Shortly before I proposed my preliminary examination, I had a heart-to-heart with my advisor. I was overcome with self-doubt, with a good side-helping of imposter syndrome. Because my advisor is incredible, she gave me an empathetic piece of advice about the source of our successes. A successful academic, she said, is not necessarily someone with an outstanding IQ who effortlessly absorbs information like a sponge. No, she says, those who succeed in academia are those who continue working, reading, writing, teaching, and researching even when they are overwhelmed and lacking confidence. It’s when we work through those struggles that we find our way.
Several days later, I met with a committee member to discuss his opinion on a certain developmental concept. Five minutes into the conversation, he gave me the same sort of speech about the importance of working through the hard times. He put a name to it: “Productive Stupidity”.
If I weren’t surrounded by such a supportive group of colleagues and friends, I imagine that this would have been the point when I would have had a minor meltdown about receiving two speeches about my “stupidity” within the same week. As it was, I took it at face value as honest advice and encouragement.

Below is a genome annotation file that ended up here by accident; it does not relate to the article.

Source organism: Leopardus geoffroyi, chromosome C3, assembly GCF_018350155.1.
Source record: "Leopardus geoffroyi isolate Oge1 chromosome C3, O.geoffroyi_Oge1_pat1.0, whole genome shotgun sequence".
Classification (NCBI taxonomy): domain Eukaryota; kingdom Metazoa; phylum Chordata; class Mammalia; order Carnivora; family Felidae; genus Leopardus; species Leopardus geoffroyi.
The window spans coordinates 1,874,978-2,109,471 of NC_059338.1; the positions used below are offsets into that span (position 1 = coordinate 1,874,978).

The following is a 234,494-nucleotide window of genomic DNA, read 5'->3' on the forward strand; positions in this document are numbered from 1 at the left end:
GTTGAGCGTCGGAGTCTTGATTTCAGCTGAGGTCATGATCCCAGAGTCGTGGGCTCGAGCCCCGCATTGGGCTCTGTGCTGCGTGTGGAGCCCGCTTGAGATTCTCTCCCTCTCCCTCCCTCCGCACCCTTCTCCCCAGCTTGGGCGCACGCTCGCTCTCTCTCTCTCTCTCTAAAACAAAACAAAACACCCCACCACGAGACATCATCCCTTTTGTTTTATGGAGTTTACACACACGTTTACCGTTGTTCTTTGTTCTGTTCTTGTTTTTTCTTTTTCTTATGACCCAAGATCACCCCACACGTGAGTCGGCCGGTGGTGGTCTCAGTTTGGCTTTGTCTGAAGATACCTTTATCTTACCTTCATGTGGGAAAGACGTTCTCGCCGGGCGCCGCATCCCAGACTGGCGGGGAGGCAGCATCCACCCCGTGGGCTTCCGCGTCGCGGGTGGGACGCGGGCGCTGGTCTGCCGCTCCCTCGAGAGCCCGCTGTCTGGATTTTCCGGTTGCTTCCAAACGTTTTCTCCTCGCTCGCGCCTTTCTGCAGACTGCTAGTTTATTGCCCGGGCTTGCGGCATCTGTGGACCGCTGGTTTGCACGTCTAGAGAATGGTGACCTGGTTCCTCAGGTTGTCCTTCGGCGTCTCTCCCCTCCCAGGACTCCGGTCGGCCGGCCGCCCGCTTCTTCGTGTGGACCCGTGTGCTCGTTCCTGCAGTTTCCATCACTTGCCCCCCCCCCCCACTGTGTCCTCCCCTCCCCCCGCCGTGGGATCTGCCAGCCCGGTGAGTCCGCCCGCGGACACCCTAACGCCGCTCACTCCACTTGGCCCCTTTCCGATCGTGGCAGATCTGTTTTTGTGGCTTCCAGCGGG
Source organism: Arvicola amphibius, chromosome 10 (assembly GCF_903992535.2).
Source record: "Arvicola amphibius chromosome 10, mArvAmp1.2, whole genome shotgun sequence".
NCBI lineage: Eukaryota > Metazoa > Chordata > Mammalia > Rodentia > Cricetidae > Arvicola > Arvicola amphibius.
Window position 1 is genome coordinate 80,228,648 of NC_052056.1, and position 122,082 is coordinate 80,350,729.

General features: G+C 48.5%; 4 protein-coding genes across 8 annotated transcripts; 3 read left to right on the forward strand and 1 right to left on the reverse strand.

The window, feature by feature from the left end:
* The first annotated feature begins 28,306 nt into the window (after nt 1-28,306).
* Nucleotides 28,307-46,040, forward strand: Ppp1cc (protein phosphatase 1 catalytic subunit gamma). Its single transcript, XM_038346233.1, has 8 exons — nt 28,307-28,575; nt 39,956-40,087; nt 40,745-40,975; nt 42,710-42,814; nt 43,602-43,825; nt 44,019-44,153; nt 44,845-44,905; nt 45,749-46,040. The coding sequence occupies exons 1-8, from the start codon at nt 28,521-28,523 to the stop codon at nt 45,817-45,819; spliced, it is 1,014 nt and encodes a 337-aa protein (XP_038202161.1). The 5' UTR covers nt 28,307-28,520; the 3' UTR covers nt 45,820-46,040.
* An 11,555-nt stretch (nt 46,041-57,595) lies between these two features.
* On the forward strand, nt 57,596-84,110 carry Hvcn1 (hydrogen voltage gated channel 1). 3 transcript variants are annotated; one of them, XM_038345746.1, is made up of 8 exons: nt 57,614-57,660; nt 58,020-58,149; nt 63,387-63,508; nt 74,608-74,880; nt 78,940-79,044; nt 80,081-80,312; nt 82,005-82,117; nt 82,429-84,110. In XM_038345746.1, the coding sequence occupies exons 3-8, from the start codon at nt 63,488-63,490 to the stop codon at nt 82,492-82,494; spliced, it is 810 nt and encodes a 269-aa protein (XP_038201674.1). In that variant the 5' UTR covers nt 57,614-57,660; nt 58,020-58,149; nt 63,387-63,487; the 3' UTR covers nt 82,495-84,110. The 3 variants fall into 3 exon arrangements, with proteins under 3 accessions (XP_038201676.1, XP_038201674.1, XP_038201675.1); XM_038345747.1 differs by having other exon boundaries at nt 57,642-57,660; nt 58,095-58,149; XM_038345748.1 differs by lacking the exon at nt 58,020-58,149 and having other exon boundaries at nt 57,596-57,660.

As I struggled through my prelim (can you tell yet that this process strikes terror in the hearts of we psychology students?), I realized the great truth in this advice. Many a night, I stared at a blinking cursor and was overwhelmed by the breadth and depth of information that I did not know. If I stopped then and admitted defeat, though, I would have missed out on many an opportunity for learning. With the advice, I instead kept pushing through. I certainly couldn’t learn all that there was to know about developmental psychology during my 8-week writing period. Nobody could. What I could do was to keep reading, one article at a time, and to keep writing, one sentence at a time. By taking this approach, by continuing to work even when I felt inadequate and overwhelmed, I made a great deal of progress and, slowly and steadily, I learned.
I record this experience not to brag about my accomplishments or to imply that I have had some kind of psychological breakthrough. Instead, I record it in the hopes that this advice can reach and inspire others and can give the same encouragement that I received from it.
So keep on writing, fellow productively stupid people!